The adillah (evidences) that fiqh is derived from are four:-
The Book and the Sunnah, and these two are the foundation by which the mukallafoon (the legally responsible) are addressed [with commands and prohibitions], and upon which is built their religion. Then ijmaa' (consensus) and al-qiyaasus-saheeh (sound and correct analogy), these two rest upon and are supported by the Book and the Sunnah. So fiqh - in its entirety (from its beginning to its end) - does not leave the realms of these four usool (fundamentals).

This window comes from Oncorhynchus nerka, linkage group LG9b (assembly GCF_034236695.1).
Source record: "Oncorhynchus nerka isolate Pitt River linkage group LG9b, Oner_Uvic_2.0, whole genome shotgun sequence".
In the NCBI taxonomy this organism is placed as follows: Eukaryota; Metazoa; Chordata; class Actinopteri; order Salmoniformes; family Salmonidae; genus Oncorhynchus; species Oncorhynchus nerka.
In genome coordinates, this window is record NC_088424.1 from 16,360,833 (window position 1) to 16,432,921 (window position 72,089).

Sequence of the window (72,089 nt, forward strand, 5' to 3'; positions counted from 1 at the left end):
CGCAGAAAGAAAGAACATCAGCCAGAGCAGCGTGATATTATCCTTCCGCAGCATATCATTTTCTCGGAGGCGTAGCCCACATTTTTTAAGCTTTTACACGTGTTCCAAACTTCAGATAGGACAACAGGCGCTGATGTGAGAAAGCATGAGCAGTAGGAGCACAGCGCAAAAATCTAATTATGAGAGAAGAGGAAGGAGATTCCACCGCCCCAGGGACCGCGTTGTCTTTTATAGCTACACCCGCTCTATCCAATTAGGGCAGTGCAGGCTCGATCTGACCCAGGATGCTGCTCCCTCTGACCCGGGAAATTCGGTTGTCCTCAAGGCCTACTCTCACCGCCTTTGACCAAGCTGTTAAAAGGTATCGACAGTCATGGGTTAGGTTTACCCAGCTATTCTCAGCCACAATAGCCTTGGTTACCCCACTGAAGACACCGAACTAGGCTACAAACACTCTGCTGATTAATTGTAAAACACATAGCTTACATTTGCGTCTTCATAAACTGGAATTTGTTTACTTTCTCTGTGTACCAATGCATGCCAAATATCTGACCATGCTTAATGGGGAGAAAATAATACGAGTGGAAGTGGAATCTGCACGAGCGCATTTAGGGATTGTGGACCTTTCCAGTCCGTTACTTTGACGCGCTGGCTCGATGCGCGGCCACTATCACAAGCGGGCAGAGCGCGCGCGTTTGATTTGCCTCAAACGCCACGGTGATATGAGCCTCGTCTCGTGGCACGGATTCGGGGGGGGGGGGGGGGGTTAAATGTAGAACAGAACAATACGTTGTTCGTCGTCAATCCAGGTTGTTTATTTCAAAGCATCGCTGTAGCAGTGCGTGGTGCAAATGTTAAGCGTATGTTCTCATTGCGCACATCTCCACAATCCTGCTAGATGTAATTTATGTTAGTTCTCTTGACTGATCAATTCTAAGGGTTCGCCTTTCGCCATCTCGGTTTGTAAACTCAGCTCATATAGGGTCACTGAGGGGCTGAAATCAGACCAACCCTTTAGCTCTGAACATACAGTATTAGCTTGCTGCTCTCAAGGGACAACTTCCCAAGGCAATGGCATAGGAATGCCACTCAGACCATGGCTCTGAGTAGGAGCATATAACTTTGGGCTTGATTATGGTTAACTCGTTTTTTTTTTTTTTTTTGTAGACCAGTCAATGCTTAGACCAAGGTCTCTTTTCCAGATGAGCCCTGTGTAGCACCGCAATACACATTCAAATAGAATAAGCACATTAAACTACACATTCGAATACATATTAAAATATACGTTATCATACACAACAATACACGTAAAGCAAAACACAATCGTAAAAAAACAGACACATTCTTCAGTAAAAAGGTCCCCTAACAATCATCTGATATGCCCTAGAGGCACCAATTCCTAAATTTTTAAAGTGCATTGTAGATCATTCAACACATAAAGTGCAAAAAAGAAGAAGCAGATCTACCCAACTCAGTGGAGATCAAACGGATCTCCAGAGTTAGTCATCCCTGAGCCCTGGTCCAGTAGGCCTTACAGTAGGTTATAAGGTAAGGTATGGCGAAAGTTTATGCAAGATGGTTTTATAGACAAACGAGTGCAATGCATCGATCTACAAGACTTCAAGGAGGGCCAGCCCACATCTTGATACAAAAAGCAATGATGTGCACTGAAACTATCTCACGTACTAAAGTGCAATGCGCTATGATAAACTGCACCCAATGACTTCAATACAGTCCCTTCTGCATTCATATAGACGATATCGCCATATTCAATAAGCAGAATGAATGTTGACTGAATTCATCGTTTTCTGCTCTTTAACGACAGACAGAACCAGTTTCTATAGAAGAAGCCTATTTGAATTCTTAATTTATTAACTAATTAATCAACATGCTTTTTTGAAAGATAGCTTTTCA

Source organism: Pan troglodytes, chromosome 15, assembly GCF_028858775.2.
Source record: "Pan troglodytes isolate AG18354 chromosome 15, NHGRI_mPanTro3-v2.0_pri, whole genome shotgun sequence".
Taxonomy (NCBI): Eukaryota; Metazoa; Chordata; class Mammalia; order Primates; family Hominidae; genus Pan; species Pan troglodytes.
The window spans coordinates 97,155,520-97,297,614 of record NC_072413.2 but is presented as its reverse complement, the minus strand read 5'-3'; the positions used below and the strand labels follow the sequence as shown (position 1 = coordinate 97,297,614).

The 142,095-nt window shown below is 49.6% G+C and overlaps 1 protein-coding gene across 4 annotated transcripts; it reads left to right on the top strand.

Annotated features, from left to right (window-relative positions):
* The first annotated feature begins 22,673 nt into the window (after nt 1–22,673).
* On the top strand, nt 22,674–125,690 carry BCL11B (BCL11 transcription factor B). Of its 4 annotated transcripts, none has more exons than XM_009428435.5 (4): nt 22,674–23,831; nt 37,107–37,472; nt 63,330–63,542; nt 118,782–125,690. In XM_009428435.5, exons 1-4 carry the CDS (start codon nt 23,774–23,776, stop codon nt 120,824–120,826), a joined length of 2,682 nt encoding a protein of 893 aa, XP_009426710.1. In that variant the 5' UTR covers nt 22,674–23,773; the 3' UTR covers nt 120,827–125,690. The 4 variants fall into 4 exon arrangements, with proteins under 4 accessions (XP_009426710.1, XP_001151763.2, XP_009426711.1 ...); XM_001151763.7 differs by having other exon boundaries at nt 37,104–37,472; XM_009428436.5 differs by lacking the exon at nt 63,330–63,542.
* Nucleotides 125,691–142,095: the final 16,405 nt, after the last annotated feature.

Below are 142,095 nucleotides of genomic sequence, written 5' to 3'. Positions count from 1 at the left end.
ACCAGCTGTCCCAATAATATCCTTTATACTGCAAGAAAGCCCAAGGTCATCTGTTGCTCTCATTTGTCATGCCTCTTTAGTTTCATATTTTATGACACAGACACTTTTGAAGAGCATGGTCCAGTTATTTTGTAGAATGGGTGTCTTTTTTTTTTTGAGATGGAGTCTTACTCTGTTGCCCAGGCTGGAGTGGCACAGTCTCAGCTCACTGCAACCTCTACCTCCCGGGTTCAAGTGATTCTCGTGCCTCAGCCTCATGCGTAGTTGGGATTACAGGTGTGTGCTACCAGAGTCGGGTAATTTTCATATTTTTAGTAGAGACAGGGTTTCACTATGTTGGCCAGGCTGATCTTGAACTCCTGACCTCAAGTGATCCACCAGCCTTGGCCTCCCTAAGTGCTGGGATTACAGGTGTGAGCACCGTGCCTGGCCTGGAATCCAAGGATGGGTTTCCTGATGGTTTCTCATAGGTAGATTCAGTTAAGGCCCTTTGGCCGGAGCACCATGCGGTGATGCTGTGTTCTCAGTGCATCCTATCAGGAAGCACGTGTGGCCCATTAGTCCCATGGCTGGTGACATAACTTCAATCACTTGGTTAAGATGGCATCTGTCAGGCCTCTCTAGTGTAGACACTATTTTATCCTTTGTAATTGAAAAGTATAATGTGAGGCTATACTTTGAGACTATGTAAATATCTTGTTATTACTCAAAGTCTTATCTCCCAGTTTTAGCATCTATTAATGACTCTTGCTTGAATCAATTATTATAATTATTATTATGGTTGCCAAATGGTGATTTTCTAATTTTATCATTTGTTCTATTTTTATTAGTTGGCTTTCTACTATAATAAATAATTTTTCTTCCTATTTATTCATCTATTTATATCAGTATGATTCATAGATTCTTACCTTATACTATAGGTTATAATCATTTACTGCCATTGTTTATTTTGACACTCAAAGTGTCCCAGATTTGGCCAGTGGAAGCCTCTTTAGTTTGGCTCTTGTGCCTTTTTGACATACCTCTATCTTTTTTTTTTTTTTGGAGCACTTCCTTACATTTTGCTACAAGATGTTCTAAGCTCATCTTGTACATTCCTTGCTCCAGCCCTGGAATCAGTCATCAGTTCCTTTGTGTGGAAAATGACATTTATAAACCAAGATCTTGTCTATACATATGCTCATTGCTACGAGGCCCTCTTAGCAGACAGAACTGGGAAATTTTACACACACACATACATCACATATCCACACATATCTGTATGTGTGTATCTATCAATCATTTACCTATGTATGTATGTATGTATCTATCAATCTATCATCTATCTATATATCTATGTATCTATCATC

These four (types of) evidences are comprised in the majority of the important ahkaam (rulings). They are indicated to by the nusoos (texts) from a) the Book and b) the Sunnah; and c) the Scholars have ijmaa' (consensus) about them, and d) they are indicated to by qiyaasus-saheeh (sound and correct analogy); [all] because of what they entail of benefit, if it is a command; or what they contain of harm, if it is a forbiddance. Very few of the ahkaam have been differed over by the Scholars. In such cases the closest of them to the truth is the one who correctly [most soundly] refers back to these four usool.